This analysis was influenced by research on ‘sexual desires’, which is currently being examined at St Mary’s hospital in London. The present study examines sexual desires through an open-ended group discussion of what makes men and women want to have sex with some one. The Grounded Theory analysis is used which was originally developed by Glaser and Strauss in 1967. It was originally designed to study social processes and is generally used to study social psychological processes such as sexual desire.
It was a breakthrough in qualitative research when developed, that is research that is gathered which is not in, or reducible to, numerical form. It is a popular method of research analysis, which is still being improved. The data usually used in grounded theory is from open-ended discussions and interviews about a specific subject. The aim is to ” actively engage in a close and detailed analysis of our research materials, in order that they can both stimulate and discipline the theoretical imagination”, (Pidgeon and Henwood, 1996)
The data foregoes a detailed analysis whereby the researcher generates categories and labels for each topic in the data. This is termed as ‘data representation language’. The similarities and differences of the data are found and where similarities are found in themes, categories are formed in stages, firstly on a very broad basis. Then for each categorisation level, data themes are grouped together according to their relationship with other categories to form, ultimately a basis for the hypothesis. This process is the Grounded Theory Analysis.
This is achieved by first identifying categories using the process of coding which is basically grouping instances that share central features or characteristics with each other. It is incredibly descriptive at such early stages of the analysis and many different categories can be formed. It is good to use the words of phrases that are used in the actual transcript to capture the theme in its fullest. The researcher then needs to investigate each category and the words of phrases within that category to identify any subcategories. Nothing is definite in any stage of the analysis and it is good practice to go back and reinvestigate ideas.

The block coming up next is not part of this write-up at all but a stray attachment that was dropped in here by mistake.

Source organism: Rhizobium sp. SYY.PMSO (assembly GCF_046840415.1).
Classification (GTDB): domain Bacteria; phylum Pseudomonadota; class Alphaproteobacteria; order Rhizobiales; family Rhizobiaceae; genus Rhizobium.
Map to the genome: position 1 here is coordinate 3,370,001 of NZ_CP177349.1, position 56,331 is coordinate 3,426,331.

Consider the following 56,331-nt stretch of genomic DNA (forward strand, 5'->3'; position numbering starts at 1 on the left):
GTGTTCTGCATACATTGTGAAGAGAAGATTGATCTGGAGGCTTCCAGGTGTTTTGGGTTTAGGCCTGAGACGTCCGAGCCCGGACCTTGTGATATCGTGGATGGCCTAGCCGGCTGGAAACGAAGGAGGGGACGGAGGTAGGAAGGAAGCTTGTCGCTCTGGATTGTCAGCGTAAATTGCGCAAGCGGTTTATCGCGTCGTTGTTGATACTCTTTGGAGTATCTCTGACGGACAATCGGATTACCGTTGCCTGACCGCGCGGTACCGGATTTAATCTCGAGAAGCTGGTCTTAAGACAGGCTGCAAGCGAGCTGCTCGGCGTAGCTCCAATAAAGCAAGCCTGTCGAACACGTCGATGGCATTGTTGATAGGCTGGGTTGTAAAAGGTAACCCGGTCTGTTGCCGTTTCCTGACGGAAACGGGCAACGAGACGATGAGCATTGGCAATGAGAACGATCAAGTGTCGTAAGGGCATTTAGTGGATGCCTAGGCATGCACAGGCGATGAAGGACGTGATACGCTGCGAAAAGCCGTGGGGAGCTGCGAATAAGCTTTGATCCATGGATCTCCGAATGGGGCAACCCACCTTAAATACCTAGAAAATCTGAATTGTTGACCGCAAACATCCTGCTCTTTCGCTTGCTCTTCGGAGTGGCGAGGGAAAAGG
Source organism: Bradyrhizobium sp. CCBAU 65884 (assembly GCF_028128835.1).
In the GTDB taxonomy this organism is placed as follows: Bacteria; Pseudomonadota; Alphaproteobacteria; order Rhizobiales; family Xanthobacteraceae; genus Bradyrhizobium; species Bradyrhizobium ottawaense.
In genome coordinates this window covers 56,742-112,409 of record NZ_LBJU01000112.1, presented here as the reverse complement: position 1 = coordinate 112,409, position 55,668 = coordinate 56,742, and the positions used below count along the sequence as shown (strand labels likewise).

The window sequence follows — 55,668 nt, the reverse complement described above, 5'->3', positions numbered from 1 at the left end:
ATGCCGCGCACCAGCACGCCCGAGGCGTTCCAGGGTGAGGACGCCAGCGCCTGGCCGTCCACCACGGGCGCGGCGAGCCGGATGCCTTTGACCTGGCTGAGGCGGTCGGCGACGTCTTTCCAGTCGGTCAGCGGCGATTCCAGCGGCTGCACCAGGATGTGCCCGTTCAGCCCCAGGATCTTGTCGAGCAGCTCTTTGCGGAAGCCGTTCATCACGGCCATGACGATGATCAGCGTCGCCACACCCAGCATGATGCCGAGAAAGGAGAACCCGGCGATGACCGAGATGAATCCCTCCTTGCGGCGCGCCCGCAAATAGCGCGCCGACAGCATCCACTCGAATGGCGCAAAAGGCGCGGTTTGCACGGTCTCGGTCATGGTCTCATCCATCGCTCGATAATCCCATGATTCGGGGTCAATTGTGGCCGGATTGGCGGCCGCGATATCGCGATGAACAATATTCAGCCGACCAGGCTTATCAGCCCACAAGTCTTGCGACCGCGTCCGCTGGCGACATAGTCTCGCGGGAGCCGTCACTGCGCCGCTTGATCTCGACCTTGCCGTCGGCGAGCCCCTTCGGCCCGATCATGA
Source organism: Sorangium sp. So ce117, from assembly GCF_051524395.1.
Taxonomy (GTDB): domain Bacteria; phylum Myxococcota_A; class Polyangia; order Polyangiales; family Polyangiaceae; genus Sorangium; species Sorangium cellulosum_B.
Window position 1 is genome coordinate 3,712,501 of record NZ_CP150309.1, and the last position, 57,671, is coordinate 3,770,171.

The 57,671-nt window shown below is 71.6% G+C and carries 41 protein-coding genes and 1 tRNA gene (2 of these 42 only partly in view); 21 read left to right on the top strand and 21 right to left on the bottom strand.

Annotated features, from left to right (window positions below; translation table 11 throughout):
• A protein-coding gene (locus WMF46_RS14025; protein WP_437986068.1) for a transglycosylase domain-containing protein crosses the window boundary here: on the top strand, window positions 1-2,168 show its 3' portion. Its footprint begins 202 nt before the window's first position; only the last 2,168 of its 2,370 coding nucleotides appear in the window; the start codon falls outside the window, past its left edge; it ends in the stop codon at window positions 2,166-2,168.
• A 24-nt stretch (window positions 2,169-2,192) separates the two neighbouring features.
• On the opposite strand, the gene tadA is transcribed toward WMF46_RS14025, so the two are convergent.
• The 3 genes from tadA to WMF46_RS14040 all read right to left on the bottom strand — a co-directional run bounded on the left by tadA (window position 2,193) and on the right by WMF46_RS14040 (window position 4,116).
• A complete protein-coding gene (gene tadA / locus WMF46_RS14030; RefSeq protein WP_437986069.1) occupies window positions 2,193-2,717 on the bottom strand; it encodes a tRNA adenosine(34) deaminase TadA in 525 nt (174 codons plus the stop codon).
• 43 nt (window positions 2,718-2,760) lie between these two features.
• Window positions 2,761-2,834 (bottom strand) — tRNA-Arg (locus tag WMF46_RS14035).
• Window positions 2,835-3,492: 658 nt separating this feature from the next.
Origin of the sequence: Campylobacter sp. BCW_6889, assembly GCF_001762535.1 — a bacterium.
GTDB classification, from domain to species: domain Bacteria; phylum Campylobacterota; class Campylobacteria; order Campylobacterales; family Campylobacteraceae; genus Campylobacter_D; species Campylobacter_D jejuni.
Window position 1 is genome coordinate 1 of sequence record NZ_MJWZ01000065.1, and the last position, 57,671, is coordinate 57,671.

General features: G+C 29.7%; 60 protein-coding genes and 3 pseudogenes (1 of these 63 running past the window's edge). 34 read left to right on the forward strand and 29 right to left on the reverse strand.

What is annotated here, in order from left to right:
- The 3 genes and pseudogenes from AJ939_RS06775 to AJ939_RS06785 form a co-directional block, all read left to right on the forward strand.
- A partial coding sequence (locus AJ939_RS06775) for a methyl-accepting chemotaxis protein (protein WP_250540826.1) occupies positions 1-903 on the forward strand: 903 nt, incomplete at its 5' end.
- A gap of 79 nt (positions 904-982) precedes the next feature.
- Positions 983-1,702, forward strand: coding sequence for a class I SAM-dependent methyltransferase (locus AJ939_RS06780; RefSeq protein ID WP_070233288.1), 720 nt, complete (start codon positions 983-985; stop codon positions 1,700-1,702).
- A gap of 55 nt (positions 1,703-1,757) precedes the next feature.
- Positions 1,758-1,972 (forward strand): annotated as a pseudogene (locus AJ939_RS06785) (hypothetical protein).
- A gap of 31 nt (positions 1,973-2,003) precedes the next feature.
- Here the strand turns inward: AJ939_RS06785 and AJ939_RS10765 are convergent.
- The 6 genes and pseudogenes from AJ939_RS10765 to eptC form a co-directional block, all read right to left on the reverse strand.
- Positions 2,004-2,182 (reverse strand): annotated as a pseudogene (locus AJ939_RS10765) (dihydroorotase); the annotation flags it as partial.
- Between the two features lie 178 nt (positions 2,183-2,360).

The aim is to analyse the data in such detail until no more categories can be formed. In each further stage, links are found between each category and until a hypothesis or at least a main core of the theory is created. It is often the case that the original research question changes in the process of analysis and new ideas and theories are found, not just those that relate to the primary question. As the research method is usually through an open-ended interview or discussion, it is likely that the subject matter will expand over various subjects and therefore new categories arise.
Another consideration of using the Grounded Theory Analysis is that it very much depends on the researcher and the different ways they label and categorise the data. This leads to the point that the same subject matter could be studied by various researchers and different hypothesis found. It is therefore important to remain neutral throughout the analysis to avoid the intrusion of bias views. Grounded theory analysis is incredibly effective for dealing with large amounts of data in qualitative research where there is no specific hypothesis for the data.
As this is the case for the subject of sexual desire, there are no strong hypotheses and it is a very ill defined and confusing area of Psychology. It is a complicated area of social research and its diversity leads the subject very much under researched. In fact, the unanswered questions become more and more complicated as time goes by. The social and economic factors of life are forever changing and are becoming increasingly different from, say, ten years ago, therefore having a massive effect on society’s views and opinions.